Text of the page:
Out-of-season flu outbreaks likely due to open borders
Australia could expect an out-of-season outbreak of influenza this year as a result of open border policies, after having almost two years without community transmission of the disease.
In an editorial published in the Medical Journal of Australia, clinicians and researchers are urging Australians to take precautions against a potential outbreak, including safe hygiene practices and getting the influenza vaccine.
Dr Sheena Sullivan, from the WHO Collaborating Centre for Reference and Research on Influenza at the Peter Doherty Institute for Infection and Immunity, said that the border lockdowns saw influenza notifications “plummet” in Australia.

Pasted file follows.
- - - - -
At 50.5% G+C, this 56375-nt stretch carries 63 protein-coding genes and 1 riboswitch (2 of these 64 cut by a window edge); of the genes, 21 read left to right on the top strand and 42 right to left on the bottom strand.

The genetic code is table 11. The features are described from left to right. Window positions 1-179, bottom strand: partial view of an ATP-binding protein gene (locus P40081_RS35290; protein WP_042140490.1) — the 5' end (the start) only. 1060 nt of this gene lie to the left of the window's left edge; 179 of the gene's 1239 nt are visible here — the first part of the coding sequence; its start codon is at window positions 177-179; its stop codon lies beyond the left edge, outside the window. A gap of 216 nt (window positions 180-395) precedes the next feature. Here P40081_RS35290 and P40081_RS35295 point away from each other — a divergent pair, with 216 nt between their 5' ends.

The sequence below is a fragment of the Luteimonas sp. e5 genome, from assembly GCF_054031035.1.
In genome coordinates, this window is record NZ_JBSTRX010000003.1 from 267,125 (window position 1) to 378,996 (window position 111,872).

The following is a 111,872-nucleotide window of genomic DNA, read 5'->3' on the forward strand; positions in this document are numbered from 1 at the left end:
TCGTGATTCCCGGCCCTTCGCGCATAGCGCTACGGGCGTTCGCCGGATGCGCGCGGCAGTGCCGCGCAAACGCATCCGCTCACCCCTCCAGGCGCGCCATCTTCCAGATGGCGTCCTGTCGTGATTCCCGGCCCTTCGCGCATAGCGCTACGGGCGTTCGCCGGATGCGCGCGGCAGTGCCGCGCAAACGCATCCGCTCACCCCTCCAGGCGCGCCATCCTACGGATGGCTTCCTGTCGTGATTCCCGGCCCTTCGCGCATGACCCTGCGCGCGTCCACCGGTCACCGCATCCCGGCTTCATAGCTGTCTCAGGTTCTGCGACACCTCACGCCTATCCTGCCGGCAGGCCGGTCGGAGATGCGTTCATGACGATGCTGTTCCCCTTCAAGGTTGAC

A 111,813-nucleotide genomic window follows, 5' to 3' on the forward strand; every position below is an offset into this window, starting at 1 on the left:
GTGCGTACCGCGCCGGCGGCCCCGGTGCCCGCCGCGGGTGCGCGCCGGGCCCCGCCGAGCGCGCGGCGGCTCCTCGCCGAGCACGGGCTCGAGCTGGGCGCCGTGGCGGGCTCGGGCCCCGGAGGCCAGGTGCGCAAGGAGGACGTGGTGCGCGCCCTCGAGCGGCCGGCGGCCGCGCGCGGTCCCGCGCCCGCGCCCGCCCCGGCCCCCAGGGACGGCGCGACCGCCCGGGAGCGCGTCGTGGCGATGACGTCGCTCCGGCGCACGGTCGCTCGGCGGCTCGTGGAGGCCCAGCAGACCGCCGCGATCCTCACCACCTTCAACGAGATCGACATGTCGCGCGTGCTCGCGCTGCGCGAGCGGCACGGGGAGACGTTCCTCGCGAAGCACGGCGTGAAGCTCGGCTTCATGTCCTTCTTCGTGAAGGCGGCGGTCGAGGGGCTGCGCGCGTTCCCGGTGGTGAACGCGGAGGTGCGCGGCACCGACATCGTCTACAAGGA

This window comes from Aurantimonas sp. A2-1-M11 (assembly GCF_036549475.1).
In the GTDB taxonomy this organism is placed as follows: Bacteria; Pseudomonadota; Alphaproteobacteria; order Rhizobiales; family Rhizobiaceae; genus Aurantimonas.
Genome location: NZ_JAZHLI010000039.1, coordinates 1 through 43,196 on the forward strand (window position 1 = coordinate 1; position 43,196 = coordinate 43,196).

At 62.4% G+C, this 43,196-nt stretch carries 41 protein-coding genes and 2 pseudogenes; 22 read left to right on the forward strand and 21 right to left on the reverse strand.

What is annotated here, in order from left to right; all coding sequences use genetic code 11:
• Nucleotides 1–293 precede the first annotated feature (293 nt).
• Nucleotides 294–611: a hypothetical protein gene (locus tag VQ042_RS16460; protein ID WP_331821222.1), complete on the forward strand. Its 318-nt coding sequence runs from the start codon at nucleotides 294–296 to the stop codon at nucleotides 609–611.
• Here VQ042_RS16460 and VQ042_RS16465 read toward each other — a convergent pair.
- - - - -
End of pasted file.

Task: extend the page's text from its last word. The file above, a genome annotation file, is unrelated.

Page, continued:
“Introduction of new viruses was prevented by the closure of the Australian border and the requirement that all returning travellers undergo 14 days of hotel quarantine,” Dr Sullivan said.
“It would seem that the virus has been locally eliminated, but the threat of its re-introduction looms with the re-opening of our border.”
Her laboratory has confirmed the presence of the influenza virus in samples from international travellers.
“[Once] quarantine periods are reduced or eliminated, infected travellers may enter the community and instigate local outbreaks,” Dr Sullivan commented.
The circulation of the influenza virus, on top of the current surge of COVID-19 infections, is expected to add extra strain upon the already heavily-burdened health system.